Each year Nelson Institute undergraduate students elect students from the undergraduate program to represent their interests and plan events. Elections for the following academic year are held each spring. If you are interested in being involved or, have questions please contact the ambassadors:
The complex interactions between land, air, sea, and people are what make nature so interesting. That's why I take an interdisciplinary approach to my study of the environment, integrating science, technology, and media to make new discoveries of the natural world. My goal is to craft an environmental narrative, incorporating elements of scientific understanding and naturalism to advocate for the Earth.
I became interested in the environment at a young age, I was always outside and was very curious about nature. After I graduated high school I joined the U.S. Coast Guard Reserves and one of our crucial roles is protecting the marine environment. From the Coast Guard, I have been exposed to the importance of our natural resources and the strong relationship we have with our environment. This was the start to my interest in environment studies. I remember the exact moment in a class for my global health certificate when we began talking about environmental justice that I knew this was going to be a part of my studies and future. This was the semester I applied for the Nelson Institute Community and Environmental Scholars Program and declared my double major in environmental studies.
Growing up I spent the majority of my days exploring the woods behind my house. The more I explored, the more curious I got about the inner workings of the woods and the changes being made to them. The Nelson Institute has allowed me to discover answers to my questions and discuss important issues regarding the environment with friendly, knowledgeable peers and staff. This has enabled me to grow my love for the world around me, while uncovering truths about the natural world. I am so grateful for everything the Nelson Institute has offered, as it allows me to travel and see the world with new perspective.
I developed an interest for environmental studies during my senior year of high school when I took my first environmental studies class. Once I started at UW-Madison, I was able to dive right into the Nelson Institute by taking an Environmental-themed FIG. The FIG was a truly amazing experience, from having the seminar taught by Director Paul Robbins to looking at environmental studies with an interdisciplinary approach, I was able to discover my passion for environmental history. In addition to Nelson Ambassadors, I am the president of Lean In @ UW, which is an organization that is focused on helping women achieve their professional and personal goals and dreams. I hope to start my career in Environmental Education and eventually work for an environmental NGO after attending graduate school. My advice for future Nelson Ambassadors would be to attend as many events as possible and use the events to get to know your fellow Ambassadors, environmental students, and Nelson faculty.
Family road trips and summer camping trips along with several dedicated environmental educators spurred my passion for the outdoors and environmental studies. My time with the Nelson Institute has expanded my concept of the environment to encompass far more than wildlife and protected areas, and I've had the opportunity to use my interdisciplinary classroom knowledge to work on issues like food access in South Madison, acid mine drainage in Appalachia, and solid waste management on campus. I am a House Fellow in the GreenHouse Learning Community in Leopold Residence Hall, a member of the BRIDGE program through International Student Services, and on the editorial board for Sifting and Winnowing: The Wisconsin Undergraduate Journal of Law, Political Science and Public Policy. My advice for Nelson students and future ambassadors is to challenge yourself to learn and work outside your comfort zone, travel, and grow your understanding of the connections in the world.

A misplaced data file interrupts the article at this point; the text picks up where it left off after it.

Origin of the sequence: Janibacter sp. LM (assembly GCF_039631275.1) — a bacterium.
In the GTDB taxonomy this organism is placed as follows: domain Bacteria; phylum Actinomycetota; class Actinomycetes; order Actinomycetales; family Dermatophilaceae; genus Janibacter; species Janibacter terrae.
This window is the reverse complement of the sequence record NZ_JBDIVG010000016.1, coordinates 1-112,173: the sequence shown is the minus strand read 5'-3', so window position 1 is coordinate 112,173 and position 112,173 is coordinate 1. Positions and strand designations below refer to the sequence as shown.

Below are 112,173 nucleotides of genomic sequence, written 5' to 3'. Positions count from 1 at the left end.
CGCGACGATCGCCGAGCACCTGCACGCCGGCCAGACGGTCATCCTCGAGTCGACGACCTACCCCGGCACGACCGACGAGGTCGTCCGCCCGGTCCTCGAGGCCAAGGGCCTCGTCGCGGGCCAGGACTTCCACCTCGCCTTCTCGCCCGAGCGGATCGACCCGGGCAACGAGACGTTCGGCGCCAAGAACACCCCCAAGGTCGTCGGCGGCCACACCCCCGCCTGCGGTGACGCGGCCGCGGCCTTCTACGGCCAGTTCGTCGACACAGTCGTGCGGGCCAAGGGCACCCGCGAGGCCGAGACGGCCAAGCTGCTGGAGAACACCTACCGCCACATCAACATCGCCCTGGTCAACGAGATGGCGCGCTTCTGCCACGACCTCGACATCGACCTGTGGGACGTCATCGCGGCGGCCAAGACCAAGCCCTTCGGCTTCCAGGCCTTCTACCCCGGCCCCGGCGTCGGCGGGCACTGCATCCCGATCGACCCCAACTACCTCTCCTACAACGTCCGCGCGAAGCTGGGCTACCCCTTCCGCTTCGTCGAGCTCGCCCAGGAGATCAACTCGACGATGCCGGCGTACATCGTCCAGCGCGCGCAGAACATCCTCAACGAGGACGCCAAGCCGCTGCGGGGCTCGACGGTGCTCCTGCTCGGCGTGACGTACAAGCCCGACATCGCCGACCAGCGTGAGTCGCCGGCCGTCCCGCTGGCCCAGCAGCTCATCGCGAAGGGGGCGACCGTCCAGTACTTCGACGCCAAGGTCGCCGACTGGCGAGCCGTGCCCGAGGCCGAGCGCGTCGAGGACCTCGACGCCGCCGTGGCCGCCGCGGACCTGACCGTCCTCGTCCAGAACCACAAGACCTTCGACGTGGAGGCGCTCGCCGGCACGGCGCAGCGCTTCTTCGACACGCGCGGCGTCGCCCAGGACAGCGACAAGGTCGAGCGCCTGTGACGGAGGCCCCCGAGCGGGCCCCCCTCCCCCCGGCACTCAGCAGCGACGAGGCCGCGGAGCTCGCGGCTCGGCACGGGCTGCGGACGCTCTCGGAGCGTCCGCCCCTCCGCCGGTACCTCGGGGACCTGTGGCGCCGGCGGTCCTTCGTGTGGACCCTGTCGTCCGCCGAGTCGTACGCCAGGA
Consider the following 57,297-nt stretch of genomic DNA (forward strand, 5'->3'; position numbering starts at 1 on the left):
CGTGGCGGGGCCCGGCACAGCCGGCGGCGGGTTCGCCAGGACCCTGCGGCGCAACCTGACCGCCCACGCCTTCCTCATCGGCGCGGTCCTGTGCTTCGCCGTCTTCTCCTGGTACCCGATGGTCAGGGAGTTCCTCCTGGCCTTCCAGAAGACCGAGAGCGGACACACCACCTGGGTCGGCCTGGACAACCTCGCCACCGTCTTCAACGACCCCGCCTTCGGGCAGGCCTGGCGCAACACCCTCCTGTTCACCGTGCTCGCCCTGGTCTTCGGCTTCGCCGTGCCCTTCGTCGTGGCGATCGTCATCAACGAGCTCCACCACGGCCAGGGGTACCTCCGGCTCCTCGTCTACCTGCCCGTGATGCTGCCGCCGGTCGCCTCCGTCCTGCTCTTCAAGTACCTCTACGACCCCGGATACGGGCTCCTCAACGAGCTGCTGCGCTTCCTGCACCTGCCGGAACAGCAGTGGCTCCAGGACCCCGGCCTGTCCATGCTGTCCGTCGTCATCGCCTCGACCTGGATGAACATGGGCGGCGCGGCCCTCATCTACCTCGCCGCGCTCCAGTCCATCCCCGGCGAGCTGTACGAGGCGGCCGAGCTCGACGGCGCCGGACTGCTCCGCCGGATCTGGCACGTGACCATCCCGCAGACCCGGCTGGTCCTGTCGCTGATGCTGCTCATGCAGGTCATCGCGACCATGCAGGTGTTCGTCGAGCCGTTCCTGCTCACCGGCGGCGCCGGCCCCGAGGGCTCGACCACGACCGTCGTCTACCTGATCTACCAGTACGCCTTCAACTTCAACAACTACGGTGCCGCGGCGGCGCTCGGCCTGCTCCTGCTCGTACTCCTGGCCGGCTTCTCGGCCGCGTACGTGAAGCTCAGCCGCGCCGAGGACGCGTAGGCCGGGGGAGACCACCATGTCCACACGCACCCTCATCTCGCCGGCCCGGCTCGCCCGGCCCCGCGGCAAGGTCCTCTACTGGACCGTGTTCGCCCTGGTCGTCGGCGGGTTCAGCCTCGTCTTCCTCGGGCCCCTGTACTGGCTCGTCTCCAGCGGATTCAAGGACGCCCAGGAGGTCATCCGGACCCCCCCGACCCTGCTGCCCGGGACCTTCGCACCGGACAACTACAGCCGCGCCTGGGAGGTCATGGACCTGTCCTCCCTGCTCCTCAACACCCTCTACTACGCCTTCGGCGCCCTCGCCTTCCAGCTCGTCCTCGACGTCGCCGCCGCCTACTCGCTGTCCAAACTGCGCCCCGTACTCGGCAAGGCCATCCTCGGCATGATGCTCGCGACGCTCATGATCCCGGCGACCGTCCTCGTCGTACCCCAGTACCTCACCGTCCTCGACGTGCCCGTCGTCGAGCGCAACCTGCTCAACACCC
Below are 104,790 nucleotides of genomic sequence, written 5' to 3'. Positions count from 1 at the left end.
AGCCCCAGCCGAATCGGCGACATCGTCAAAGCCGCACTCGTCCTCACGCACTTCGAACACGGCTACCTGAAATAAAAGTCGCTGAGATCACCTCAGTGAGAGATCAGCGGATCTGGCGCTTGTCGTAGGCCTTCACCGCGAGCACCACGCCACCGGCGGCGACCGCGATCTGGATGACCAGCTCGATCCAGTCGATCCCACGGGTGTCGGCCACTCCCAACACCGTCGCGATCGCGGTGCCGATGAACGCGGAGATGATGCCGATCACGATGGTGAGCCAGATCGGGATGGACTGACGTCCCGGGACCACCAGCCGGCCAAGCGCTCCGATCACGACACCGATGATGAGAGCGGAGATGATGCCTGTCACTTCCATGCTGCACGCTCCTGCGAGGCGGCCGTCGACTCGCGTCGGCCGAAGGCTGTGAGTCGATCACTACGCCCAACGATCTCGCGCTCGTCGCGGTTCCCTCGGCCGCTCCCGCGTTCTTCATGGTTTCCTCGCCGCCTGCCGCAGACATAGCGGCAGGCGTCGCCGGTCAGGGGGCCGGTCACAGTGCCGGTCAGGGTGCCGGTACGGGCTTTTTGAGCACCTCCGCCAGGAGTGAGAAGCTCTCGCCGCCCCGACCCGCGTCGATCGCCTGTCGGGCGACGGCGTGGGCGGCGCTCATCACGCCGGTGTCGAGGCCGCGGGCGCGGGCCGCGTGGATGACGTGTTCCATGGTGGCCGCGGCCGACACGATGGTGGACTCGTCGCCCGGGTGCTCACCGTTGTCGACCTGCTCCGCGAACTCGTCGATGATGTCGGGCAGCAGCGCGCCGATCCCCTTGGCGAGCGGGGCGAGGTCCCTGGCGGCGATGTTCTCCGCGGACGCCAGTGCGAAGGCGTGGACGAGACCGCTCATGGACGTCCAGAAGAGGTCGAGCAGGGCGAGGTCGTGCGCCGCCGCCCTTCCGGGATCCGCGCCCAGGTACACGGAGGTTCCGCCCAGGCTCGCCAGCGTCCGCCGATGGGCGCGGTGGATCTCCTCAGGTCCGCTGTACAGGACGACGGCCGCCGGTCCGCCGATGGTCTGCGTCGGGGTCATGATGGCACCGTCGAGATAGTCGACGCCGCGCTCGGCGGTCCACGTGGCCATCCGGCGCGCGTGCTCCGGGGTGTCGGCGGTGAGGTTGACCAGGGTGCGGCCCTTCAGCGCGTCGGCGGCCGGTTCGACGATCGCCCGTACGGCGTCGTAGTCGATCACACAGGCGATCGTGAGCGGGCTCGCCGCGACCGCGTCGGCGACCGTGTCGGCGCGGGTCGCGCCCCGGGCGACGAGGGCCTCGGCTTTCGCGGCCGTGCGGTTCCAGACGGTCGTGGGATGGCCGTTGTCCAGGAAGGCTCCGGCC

I became interested in the Nelson Institute before coming to UW-Madison because of my passion for environmental activism. The Nelson Institute and the environmental studies major has allowed me to expand my knowledge about the intersection between the environment and politics which has made journalism a great double major. Outside of school I have been involved with the Associated Students of Madison (ASM) student government, the Student Sustainability Council, Badger Volunteers and other fun activities around campus and the Madison area. After undergrad, I am planning on going to law school and focusing on environmental law and policy. I ultimately want to work on national and international environmental justice issues. I advise anyone who is passionate about the environment to get involved with the Nelson Institute, you will not regret it!
My interest for the environment arose through my relationship with the Middle East. Through my visits to my family in Syria, I have seen the the global consequences when environmental initiative is not widespread, fast-moving, or central in everything we do and this has inspired my future career goals. I have become involved in this field through many different ways. I am an intern at the Office of Sustainability where I currently work on waste, recycling, and composting trainings and presentations. I also work at the Nelson Institute as a student worker who spreads environmental opportunities and information to other like-minded students. I also work at the nonprofit "Defy Inertia" where I chair a subcommittee called "Human" that focuses on social and environmental education to the Madison community. In my future, I hope to work with remediation of harmful environments. Recently, I have developed an interest in health and I hope to further my studies so that I can work professional as an environmental health specialist/scientist. The advice I have to future Nelson Ambassadors is to get involved. Everyone at the Nelson Institute is extremely interesting, friendly, and easy to talk to. Making connections with fellow students and faculty has made the Nelson Institute a home to me where I know I'll see many familiar faces every day.